Environmental Chemistry Environmental Chemistry Society
Environmental problems - Chemical approaches
RESEARCH ARTICLE

Agglomeration and dissolution of zinc oxide nanoparticles: role of pH, ionic strength and fulvic acid

Rute F. Domingos A C , Zohreh Rafiei B , Carlos E. Monteiro A , Mohammad A.K. Khan B and Kevin J. Wilkinson B
+ Author Affiliations
- Author Affiliations

A Centro de Química Estrutural, Instituto Superior Técnico/Universidade Técnica de Lisboa, Torre Sul lab 11-6.3, Avenida Rovisco Pais # 1, PT-1049-001 Lisbon, Portugal.

B Département de Chimie, Université de Montréal, C.P. 6128, succursale Centre-ville, Montréal, QC, H3C 3J7, Canada.

C Corresponding author. Email: rute.domingos@ist.utl.pt

Environmental Chemistry 10(4) 306-312 https://doi.org/10.1071/EN12202
Submitted: 28 December 2012  Accepted: 24 May 2013   Published: 2 August 2013

Environmental context. The number of nano-enabled products reaching consumers is growing exponentially, inevitably resulting in their release to the environment. The environmental fate and mobility of nanomaterials will depend on their physicochemical form(s) under natural conditions. For ZnO nanoparticles, determinations of agglomeration and dissolution under environmentally relevant conditions of pH, ionic strength and natural organic matter content will provide insight into the potential environmental risk of these novel products.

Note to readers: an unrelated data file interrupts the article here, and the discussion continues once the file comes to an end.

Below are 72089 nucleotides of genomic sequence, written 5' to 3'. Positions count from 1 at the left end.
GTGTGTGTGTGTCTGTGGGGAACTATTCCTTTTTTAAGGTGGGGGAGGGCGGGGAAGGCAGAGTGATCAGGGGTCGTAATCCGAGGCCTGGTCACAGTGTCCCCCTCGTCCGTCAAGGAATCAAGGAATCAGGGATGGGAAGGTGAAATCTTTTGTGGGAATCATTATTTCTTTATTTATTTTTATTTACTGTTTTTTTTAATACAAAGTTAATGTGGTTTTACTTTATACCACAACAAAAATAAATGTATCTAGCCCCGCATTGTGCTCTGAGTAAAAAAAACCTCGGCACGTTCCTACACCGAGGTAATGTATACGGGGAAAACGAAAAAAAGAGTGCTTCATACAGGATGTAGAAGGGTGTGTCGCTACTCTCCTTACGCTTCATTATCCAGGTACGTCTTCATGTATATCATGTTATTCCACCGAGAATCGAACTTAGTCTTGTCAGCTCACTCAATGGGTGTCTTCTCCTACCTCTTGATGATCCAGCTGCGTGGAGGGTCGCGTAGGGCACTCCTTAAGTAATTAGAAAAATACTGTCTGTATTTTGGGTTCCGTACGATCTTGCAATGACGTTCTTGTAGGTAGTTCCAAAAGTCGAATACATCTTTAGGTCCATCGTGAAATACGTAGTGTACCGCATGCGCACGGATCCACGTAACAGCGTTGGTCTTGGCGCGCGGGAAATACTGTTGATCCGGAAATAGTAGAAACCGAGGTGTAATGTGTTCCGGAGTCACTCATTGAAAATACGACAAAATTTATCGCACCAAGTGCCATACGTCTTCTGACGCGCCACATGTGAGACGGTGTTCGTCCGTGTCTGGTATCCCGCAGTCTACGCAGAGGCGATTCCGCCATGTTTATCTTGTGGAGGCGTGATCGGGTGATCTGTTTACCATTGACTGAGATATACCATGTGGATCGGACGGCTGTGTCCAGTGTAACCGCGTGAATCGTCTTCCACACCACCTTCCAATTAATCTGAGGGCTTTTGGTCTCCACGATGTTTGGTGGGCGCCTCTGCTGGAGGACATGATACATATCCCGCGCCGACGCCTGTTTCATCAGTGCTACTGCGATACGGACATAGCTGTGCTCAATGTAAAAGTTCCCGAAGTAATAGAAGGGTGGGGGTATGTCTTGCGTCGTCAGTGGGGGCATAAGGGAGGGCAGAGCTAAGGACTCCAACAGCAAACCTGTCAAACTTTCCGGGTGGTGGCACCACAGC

Abstract. The increasing use of engineered nanoparticles (ENPs) in industrial and household applications has led to their release into the environment and increasing concern about their effects. Proper assessment of the ecological risks of ENPs will require data on their bioavailability, persistence and mobility over a broad range of physicochemical conditions, including environmentally relevant pH, ionic strength and concentrations of natural organic matter (NOM). In this study, fluorescence correlation spectroscopy was used to determine the agglomeration of a ZnO ENP (nZnO) with a nominal size of 20 nm. Particle dissolution was followed using scanned stripping chronopotentiometry. The effects of Suwannee River fulvic acid (SRFA, 0–60 mg L–1) and the roles of pH (4–10) and ionic strength (0.005–0.1 M) were carefully evaluated. Agglomeration of the bare nZnO increased for pH values near the zero point of charge, whereas the dissolution of the particles decreased. At any given pH, an increase in ionic strength generally resulted in a less stable colloidal system. The role of SRFA was highly dependent upon its concentration with increased agglomeration observed at low SRFA : nZnO mass ratios and decreased agglomeration observed at higher SRFA : nZnO mass ratios. The results indicated that in natural systems, both nZnO dispersion and dissolution will be important and highly dependent upon the precise conditions of pH and ionic strength.


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